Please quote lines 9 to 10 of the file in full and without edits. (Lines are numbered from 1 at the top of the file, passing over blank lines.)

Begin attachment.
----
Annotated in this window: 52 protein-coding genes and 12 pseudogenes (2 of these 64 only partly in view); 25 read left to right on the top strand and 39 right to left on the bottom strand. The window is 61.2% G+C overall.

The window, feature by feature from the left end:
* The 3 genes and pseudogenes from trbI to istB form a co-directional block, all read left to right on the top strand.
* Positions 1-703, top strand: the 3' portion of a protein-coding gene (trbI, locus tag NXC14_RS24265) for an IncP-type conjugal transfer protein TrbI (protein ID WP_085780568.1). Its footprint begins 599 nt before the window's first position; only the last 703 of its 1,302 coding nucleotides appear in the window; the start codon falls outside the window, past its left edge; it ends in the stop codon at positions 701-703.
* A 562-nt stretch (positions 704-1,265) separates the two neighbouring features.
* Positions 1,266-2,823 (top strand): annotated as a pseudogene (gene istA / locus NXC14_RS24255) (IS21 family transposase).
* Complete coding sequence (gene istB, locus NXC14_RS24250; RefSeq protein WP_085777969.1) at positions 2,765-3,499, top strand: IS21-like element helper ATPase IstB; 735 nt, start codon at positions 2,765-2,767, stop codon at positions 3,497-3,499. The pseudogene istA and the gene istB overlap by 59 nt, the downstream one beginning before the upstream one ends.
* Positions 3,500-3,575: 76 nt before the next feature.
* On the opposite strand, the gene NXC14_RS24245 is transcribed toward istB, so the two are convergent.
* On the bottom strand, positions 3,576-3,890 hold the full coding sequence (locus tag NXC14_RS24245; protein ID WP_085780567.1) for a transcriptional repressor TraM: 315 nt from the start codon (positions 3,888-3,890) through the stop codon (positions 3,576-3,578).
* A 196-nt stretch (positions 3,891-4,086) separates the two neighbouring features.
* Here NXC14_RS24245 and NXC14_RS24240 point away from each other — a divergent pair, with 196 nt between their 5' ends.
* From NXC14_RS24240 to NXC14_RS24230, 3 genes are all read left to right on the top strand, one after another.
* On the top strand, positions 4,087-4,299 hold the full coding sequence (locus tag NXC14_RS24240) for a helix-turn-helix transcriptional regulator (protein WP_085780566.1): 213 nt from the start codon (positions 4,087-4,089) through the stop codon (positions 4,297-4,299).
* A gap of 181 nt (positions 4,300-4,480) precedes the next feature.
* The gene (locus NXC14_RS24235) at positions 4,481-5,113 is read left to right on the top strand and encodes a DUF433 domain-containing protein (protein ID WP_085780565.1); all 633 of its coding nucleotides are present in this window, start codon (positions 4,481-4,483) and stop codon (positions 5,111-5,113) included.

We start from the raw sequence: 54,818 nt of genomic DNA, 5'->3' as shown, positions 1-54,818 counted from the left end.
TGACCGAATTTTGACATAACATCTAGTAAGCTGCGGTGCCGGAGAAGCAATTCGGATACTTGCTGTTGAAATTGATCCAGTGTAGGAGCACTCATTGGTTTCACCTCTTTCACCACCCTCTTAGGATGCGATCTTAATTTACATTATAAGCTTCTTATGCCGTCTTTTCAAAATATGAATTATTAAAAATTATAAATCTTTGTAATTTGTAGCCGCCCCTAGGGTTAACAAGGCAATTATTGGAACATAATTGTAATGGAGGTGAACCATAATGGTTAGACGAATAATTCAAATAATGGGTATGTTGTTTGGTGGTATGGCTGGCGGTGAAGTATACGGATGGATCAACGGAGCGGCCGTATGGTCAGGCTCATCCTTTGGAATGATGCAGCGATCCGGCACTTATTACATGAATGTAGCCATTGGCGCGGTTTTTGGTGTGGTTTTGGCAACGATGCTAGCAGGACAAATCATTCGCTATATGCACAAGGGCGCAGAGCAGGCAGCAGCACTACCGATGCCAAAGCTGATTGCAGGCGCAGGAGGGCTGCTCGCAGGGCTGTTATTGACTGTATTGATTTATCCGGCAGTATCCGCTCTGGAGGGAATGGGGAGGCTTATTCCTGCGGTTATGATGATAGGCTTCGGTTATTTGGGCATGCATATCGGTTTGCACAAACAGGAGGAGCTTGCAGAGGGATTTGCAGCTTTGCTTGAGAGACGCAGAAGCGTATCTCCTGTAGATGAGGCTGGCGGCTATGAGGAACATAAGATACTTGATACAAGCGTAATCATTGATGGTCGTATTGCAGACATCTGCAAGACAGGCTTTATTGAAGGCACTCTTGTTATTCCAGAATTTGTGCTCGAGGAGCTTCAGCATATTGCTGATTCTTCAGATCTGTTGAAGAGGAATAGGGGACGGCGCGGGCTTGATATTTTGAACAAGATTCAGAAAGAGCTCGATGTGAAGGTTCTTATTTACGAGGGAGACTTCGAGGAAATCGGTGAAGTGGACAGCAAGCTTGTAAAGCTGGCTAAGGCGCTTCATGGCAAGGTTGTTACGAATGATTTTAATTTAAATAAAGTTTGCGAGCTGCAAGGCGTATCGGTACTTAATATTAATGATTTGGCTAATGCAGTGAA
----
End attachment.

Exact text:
* On the opposite strand, the gene NXC14_RS24245 is transcribed toward istB, so the two are convergent.
* On the bottom strand, positions 3,576-3,890 hold the full coding sequence (locus tag NXC14_RS24245; protein ID WP_085780567.1) for a transcriptional repressor TraM: 315 nt from the start codon (positions 3,888-3,890) through the stop codon (positions 3,576-3,578).